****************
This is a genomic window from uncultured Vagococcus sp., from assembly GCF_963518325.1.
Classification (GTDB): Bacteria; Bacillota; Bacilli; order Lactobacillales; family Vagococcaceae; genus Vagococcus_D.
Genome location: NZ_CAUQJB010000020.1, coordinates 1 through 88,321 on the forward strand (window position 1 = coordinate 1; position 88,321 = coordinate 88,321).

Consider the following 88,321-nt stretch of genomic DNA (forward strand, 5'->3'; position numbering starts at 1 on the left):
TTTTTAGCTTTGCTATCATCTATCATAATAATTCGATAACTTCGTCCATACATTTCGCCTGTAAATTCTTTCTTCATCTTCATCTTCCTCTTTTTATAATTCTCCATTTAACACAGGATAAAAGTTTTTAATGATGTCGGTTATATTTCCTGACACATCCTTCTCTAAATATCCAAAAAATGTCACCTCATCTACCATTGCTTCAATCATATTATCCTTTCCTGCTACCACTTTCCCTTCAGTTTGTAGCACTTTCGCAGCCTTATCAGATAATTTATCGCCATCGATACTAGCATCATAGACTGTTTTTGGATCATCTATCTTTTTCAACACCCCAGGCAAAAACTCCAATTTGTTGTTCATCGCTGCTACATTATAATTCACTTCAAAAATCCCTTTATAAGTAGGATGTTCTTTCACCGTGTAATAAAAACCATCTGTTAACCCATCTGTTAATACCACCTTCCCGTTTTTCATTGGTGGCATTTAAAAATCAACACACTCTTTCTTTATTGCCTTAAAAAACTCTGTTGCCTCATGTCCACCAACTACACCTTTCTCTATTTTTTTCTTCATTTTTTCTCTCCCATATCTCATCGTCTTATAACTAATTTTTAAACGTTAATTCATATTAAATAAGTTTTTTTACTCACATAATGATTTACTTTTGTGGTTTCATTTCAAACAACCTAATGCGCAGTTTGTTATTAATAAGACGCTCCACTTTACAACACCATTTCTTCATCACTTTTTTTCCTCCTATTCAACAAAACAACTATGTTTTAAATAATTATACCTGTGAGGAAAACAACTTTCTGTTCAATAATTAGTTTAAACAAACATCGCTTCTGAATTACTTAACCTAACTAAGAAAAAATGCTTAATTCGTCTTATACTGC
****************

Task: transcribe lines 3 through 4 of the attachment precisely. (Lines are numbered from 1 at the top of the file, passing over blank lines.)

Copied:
Genome location: NZ_CAUQJB010000020.1, coordinates 1 through 88,321 on the forward strand (window position 1 = coordinate 1; position 88,321 = coordinate 88,321).

Consider the following 88,321-nt stretch of genomic DNA (forward strand, 5'->3'; position numbering starts at 1 on the left):